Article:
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Giving up getting older than dead

Dear Billie,

A far as your annual gathering of our old friends, I am envious. I have not seen any of these people for years—Jimmy since 1983! I have very fond memories of each of the participants (except the husbands, who joined the game long after I was defeated). Time away with them would be fun, honest, and revealing of them and me. Some people just bring that out, you know. You can’t be around them without baring parts of your innards you wouldn’t with many other people you know.

And we are all turning fifty soon. Here’s what I want to say at my fiftieth birthday. If I don’t happen to make it that long, you’ll get Rev. Dave’s version:

Fifty, I would normally say, isn’t so old. But there are people dropping all around me. And as they go, I have to think fifty is quite ancient, at least for hearts, brains, kidneys, lungs, skin, and so on. It turns out that when a kidney goes, the rest of everything falls apart. When your brain gets old, despite your age, you skip elderly and go back to childhood without collecting $200.

And how many friends are now former friends because their meatpackages have been disassembled by everything from bacteria to tiny pieces of copper and lead to Freightliner grilles?

Given the faultiness of the human machine and all the ways it and other things are trying to take it apart, I take heart in what the character Yossarian says of his dead friend Nately in Catch-22. He tells Luciana, his girlfriend that the 19-year-old Nately was a very old. Luciana protests, saying that he was young man.

“Well, he died. You don’t get any older than that,” Yossarian says.

It’s true. It’s true.

I will be very old when I die. I will be the world’s oldest human being!

I also think about just how anonymous we all are. Yes . . . We all feel special and individual. We will try to have bang-up funerals, fancy stones or urns, nice obits. But in the end, when every stone has a name, none makes a really personal statement. People quit coming after a while. Poof . . . Now you see it. Now you don’t.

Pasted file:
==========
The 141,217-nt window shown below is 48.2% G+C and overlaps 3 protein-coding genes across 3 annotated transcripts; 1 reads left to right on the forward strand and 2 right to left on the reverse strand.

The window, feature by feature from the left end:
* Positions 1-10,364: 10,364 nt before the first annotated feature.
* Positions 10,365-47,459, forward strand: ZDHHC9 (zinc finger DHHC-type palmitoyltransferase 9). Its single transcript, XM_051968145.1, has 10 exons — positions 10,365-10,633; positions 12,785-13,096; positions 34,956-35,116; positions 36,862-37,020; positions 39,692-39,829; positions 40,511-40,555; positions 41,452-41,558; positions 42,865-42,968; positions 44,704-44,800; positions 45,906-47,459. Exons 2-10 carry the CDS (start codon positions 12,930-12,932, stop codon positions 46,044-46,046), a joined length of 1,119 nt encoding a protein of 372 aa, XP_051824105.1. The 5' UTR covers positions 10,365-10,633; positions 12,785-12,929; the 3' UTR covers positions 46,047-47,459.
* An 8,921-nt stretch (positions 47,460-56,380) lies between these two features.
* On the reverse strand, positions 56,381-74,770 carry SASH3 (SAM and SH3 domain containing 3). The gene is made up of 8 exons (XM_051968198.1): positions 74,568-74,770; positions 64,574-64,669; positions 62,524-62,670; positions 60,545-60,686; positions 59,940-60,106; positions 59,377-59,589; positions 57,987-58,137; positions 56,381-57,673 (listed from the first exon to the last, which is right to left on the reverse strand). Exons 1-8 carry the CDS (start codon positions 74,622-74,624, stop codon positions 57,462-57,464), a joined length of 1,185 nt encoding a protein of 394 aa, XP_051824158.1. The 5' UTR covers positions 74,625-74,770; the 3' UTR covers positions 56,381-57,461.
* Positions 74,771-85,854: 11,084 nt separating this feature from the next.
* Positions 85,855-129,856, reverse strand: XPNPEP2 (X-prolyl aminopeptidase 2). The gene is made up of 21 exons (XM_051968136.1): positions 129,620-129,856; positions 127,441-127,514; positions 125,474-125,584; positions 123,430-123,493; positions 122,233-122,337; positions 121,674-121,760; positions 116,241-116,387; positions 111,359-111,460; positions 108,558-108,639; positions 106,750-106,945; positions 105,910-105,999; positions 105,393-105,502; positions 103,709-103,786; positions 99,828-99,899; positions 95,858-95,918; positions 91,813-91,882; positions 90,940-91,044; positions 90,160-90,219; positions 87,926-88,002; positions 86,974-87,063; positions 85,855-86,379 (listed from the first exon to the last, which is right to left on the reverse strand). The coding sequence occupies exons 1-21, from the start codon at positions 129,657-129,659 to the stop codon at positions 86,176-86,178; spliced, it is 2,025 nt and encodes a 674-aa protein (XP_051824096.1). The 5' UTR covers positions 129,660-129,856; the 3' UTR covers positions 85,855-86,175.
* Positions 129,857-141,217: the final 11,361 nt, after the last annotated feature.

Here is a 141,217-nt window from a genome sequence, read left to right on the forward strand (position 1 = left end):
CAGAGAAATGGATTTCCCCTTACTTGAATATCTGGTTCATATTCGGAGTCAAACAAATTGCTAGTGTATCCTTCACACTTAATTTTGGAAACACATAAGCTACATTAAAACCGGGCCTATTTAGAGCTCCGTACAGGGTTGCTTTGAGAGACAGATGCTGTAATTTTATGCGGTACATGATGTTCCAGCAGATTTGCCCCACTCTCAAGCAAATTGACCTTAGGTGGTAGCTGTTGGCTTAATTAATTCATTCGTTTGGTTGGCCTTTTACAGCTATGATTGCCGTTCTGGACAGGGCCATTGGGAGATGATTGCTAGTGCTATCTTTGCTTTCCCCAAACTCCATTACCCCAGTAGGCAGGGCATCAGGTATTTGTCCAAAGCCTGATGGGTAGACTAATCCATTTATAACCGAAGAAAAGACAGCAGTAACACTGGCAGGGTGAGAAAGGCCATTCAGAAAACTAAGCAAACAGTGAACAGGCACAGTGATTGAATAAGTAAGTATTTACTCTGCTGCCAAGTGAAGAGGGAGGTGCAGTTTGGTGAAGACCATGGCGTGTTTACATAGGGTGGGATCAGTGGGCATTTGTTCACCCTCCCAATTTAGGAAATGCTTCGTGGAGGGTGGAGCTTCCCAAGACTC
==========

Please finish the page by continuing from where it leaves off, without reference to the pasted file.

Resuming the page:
Even when you attach your name to a building, say, the Johnson Building, no one knows who Johnson is or was. While jokers like me think Johnson’s a dick, the Johnson Building is really just another stone in the yard.

I think we all spend too much time worrying about how old we don’t want to be and we will be thought of when we get really old. I, for one, don’t care. I’ll be dead soon enough and won’t be able to do a damn thing about either that condition or fading memories others have of me.

There’s nothing more important than being able to wake up. After not being disassembled or sent to an early childhood, everything is gravy. When I don’t wake up, I’m not going to be around to miss it. I’ll be the oldest person on the planet.

So, wake up! Wake up!


We are aging. And, yes, I still feel like the most immature person in the room, besides feeling no older than 28. Soon, my meat package will disintegrate either on its own or at the hands of deadly nematodes. So, I am old, very old. I’m very young. Why, you might say that, except for my body, old and young balance each other out and I have no age at all.

I think of life as a joke played on unwitting tangles of organic molecules. I wonder if any of us will get out alive, which, as far as I know, no one has so far. Fortunately for me, a man with no age cannot be cursed unless he lives forever, and I can think of nothing more hellish than living forever.

Some people like that idea. I like the idea that even viruses, which are hardly even alive, share this thing called life with us and might even kill us. This is it, all of it, and because there isn’t any more, it’s all special.

Now you see it. Now you don’t.

Patrick

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